Your Money is Waiting

When a vendor is overpaid, they are legally required to return it. Sometimes vendors can’t (or can’t be troubled) find the person or company that paid too much. In those cases, they send it to the unclaimed property division that each state treasurer has. The state treasurer holds on to the money until the rightful owner claims it. Texas alone has over $3 billion it is holding till it is claimed.

The process is quite simple. Enter “unclaimed property” followed by your state. Then, go to the state’s page and follow the instructions to search for the property. If you find something that you think is yours (either personal or your church), then complete the forms and send them to the state agency that handles these claims. It will take about four to six weeks to get your money.

If anyone contacts you saying they can get money for you for a fee, ignore them. They may have searched the web and found some money for you but you can do the same thing and it won’t cost you anything. Don’t fall for scams.

It’s your money and it’s just waiting there for you. Go get it.

Lead On!

Steve

www.churchbestpractices.org – all kinds of FREE church manuals and sample documents
www.financeforchurches.org – 400 plus blogs on every church administration topic you can think of

Employer or Contractor?

This question comes up way too often. Churches want to classify people as contractors when they are really employees. I understand that it is a pain to get all the tax forms, set them up in the payroll system, and have the extra FICA expense. But there is not legal way around this.

A church contacted me about hiring an intern for a few weeks. The pastor thought it would be easy – bring the young man on board, pay him a flat fee for his work, and then he’d leave. Unfortunately, pastors and other church leaders do not fully comprehend personnel law and they can get the church in trouble.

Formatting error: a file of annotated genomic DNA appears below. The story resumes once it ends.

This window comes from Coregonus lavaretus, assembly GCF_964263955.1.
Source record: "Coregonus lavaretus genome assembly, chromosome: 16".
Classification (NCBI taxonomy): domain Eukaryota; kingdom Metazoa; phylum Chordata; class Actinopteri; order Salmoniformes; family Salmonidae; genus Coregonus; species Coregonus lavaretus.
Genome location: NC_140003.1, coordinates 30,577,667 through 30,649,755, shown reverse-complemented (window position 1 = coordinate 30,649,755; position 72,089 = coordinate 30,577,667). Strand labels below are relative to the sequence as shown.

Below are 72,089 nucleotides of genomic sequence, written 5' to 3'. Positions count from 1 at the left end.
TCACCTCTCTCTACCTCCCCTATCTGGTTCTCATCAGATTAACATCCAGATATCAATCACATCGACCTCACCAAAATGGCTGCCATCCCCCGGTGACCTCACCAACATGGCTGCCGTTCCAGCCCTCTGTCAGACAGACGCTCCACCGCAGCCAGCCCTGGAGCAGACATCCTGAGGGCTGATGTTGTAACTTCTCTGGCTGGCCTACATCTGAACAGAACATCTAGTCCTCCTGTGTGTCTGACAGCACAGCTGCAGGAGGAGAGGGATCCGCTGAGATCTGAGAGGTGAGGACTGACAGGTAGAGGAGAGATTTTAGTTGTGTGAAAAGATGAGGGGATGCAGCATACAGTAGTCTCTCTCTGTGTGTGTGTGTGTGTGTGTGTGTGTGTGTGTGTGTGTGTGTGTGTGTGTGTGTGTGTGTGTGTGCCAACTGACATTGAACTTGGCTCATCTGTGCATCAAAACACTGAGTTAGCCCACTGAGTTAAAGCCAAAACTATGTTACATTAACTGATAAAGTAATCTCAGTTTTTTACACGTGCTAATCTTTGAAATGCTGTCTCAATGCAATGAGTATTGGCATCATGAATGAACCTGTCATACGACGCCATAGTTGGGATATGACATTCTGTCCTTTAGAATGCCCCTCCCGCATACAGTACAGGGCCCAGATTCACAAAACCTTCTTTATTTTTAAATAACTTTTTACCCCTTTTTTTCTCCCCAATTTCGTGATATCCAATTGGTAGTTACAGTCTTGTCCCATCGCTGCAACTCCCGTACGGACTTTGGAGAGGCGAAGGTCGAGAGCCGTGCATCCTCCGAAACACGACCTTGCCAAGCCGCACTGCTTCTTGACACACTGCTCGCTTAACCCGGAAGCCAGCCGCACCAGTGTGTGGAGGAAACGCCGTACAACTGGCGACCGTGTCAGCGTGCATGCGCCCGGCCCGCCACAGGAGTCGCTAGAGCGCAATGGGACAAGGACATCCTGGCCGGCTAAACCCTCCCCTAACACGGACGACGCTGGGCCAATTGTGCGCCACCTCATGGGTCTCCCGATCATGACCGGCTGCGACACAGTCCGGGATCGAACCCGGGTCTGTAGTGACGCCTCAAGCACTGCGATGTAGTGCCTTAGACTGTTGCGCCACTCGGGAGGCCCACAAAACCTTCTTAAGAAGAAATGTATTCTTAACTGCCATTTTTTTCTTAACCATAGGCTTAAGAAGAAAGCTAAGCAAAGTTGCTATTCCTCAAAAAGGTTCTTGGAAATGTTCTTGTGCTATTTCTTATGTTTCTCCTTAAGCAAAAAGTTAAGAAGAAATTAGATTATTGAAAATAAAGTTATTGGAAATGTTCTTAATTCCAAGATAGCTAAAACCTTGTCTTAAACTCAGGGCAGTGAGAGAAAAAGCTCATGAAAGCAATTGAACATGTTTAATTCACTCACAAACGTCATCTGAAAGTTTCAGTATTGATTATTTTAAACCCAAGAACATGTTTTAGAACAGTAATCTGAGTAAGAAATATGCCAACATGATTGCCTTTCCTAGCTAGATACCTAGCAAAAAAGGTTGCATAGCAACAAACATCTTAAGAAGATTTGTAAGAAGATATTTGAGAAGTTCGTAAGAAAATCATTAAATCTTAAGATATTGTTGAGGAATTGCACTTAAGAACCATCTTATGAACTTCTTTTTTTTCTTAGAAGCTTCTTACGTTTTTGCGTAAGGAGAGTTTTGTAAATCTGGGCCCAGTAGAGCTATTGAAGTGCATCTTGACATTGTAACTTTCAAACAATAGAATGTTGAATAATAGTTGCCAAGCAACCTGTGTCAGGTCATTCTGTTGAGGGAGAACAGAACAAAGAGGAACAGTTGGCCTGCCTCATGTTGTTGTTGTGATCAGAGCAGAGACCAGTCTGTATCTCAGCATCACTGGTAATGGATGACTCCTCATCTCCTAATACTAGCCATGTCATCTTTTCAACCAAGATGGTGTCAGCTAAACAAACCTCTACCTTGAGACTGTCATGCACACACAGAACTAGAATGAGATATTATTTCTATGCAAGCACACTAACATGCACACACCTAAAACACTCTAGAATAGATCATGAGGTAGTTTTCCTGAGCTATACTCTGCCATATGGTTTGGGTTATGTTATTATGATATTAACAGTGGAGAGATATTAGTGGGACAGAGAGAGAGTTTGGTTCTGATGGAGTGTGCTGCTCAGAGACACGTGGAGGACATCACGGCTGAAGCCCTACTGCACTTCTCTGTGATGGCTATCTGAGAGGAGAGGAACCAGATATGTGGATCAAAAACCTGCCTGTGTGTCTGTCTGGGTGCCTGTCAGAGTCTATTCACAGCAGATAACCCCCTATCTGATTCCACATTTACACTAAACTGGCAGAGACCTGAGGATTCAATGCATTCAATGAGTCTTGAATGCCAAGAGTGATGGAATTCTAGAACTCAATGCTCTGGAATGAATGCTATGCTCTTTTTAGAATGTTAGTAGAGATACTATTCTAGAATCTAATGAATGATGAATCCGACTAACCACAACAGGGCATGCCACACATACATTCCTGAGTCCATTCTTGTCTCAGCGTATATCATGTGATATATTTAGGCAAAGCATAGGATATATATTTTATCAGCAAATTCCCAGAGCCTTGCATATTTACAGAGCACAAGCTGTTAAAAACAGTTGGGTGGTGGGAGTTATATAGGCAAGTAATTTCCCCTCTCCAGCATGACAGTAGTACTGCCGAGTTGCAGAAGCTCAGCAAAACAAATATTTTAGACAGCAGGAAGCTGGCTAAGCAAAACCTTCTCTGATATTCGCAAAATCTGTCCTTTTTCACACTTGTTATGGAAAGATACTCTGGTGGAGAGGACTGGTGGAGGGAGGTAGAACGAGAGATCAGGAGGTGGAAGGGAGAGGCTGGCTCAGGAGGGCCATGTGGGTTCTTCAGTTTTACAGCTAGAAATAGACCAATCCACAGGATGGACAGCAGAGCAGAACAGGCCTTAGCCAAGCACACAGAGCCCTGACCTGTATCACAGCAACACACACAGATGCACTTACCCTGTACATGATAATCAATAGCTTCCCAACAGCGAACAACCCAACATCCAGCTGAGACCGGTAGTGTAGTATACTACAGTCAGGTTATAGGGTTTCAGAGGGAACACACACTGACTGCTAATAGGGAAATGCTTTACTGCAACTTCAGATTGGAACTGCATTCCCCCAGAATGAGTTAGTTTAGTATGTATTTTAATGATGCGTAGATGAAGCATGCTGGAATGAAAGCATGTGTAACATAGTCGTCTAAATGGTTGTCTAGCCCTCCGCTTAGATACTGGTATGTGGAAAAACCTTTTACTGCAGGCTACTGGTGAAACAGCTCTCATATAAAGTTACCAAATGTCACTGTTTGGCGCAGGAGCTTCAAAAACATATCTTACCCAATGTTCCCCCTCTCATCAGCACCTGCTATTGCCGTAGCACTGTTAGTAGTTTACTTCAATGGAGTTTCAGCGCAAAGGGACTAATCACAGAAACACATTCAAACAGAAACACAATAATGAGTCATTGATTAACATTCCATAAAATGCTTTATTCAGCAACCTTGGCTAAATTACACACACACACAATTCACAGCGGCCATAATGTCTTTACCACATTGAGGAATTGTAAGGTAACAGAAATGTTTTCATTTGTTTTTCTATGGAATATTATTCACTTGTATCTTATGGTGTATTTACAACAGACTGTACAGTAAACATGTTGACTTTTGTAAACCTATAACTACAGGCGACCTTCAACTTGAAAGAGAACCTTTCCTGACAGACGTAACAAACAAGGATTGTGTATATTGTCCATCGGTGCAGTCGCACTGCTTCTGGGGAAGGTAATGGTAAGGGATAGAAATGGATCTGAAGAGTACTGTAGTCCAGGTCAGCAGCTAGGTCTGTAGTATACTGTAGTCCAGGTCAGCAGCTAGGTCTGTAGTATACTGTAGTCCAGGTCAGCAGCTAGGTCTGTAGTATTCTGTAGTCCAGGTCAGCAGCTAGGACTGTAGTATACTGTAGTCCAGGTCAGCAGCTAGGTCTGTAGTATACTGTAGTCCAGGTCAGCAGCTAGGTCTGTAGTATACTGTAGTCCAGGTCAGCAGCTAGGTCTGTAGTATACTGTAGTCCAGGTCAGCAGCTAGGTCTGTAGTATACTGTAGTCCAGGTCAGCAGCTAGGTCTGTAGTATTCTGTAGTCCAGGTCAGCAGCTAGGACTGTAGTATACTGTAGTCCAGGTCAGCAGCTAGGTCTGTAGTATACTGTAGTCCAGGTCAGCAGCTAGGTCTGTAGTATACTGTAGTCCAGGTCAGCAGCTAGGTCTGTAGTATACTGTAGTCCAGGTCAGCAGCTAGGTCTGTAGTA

Here is the IRS page addressing this.

Here is the page from the Department of Labor.

Each of them have lots of information and linked pages. Here is the key info from the IRS website:

  • The general rule is that an individual is an independent contractor if the payer has the right to control or direct only the result of the work, not what will be done and how it will be done. Small businesses should consider all evidence of the degree of control and independence in the employer/worker relationship. Whether a worker is an independent contractor or employee depends on the facts in each situation.

The key issue is control. Does the employer control when, where, how, with what, why, etc. a person is doing their work? That is an employer/employee relationship. Or, does the employer give instructions as to what is needed and then receives a completed product at a future date? That is an employer/contractor relationship. For example: a church bookkeeper with an office in the church using church computer is an employee while the church’s auditor is a contractor.

There are some nuances to churches in particular.

  • Guest preachers or speakers are considered to be independent contractors because they created their content and the church didn’t dictate what they would say. That is also true for musicians who perform their own original music.
  • Musicians who play or sing pieces that others wrote and which the church asked them to play or sing are considered church employees. That is because the church controlled the time, place, instrument, and choice of music. The American Guild of Organists has an article explaining to their members that in most cases church organists (and paid choir members) are employees.

My request is for churches to be completely honest and aboveboard. Classify people as employees when in doubt. You’ll be able to sleep at night better.

Lead On!

Steve

www.churchbestpractices.org – all kinds of FREE church manuals and sample documents
www.financeforchurches.org – 400 plus blogs on every church administration topic you can think of

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